[198 NJSuper Page 114]

As was noted in People ex rel. Oetjen v. Oetjen, 92 Ill.App. 3d 699, 48 Ill.Dec. 247, 416 N.E. 2d 278, 281 (App.Ct.1980), URESA is a device to enforce support orders previously entered and does not independently create the obligation. The fact that the real party in interest is a welfare agency who has furnished assistance "does not enlarge the expressed purpose of URESA beyond the enforcement of existing obligations." Coons v. Wilder, 93 Ill.App. 3d 127, 48 Ill.Dec. 512, 416 N.E. 2d 785, 789 (App.Ct.1981); Oetjen, 416 N.E. 2d at 284. See also Chance v. LaPausky, supra, 402 A.2d at 1331-1332.

Since defendant has complied with the existing orders of the Chancery Division, there is no further enforceable duty to impose upon defendant. People ex rel. St. Louis v. St. Louis, 90 Ill.App. 3d 449, 45 Ill.Dec. 824, 413 N.E. 2d 157, 159-160 (App.Ct.1980). We, therefore, affirm the refusal of the trial court to separately enforce a judgment in excess of that adjudicated by the Chancery Division.


The remaining question involves the propriety of the trial court's directing the return of the Federal Income Tax refund which had been levied upon by the California welfare agency. Initially we note that such a claim had not been asserted by defendant in the pleadings, noted in the pretrial order or discussed at anytime during the trial. In such circumstances reimbursement should not have been adjudicated by the trial judge. Baldwin Const. Co. v. Essex Cty. Bd. of Taxation, 16 N.J. 329, 345 (1954); Kronisch v. The Howard Savings Institution, 161 N.J. Super. 592, 607 (App.Div.1978). Although under R. 4:9-2 the claims of a party may be deemed amended to conform to the proofs at a trial, such amendment should be at the behest of a party and should be granted only if there is a full hearing where the evidence and arguments for and against the issue may be considered. Cresci v. Gandy, 99 N.J.L. 417, 419 (E. & A.1924); Kappish v. Lotsey, 76 N.J. Super. 215, 225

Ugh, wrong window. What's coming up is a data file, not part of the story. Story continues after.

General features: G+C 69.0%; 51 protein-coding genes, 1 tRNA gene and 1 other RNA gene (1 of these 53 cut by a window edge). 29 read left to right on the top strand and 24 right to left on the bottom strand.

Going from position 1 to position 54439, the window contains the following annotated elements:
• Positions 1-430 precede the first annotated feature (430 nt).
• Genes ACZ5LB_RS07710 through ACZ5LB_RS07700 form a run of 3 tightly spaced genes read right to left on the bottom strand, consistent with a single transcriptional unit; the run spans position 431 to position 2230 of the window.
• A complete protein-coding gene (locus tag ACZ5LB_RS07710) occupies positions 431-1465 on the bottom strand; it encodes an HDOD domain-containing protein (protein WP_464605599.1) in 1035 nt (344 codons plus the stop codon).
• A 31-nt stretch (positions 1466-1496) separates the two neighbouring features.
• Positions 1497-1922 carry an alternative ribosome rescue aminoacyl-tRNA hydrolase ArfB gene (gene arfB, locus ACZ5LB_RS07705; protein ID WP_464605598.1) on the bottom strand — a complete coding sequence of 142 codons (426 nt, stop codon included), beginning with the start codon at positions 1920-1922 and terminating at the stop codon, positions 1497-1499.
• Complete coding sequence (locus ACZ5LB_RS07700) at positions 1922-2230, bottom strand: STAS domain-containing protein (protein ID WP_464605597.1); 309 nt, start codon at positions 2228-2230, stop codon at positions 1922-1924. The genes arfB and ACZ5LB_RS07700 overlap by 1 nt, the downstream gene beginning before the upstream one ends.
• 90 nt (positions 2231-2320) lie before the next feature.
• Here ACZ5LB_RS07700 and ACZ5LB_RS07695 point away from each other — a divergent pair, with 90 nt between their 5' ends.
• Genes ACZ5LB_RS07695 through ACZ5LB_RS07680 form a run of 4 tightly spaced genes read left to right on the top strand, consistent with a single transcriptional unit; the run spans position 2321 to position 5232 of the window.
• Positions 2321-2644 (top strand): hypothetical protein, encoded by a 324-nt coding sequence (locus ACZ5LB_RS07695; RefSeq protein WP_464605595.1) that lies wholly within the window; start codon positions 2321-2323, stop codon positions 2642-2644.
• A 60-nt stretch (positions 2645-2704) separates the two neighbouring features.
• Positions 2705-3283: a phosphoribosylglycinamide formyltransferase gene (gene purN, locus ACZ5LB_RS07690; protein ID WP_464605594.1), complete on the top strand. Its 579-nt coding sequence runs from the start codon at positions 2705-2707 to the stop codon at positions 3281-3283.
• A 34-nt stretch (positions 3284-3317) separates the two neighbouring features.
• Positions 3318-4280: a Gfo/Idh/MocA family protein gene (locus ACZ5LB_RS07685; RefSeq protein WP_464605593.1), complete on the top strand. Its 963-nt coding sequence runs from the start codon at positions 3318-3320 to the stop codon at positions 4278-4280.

[198 NJSuper Page 115]

(Cty.D.Ct.1962). For a related view, compare Rivera v. Gerner, 89 N.J. 526, 536-537 (1982); Cola v. Packer, 156 N.J. Super. 77, 80-81 (App.Div.1978).

Although, as we have determined, the remedies by way of actions under URESA are subject to the subsisting support determinations of the New Jersey Courts, the direct enforcement right that the welfare agency had asserted through the Internal Revenue Service may or may not be subject to such infirmity. A refund should not be ordered until such issue is addressed in an adversary proceeding. We, therefore, vacate that portion of the trial judge's award directing reimbursement of the tax refund without prejudice to defendant's right to make an appropriate claim against the welfare agency.

The order appealed from is amended to delete the required reimbursement of the tax levy and, as so amended, is affirmed.


Buy This Entire Record For $7.95

Official citation and/or docket number and footnotes (if any) for this case available with purchase.

Learn more about what you receive with purchase of this case.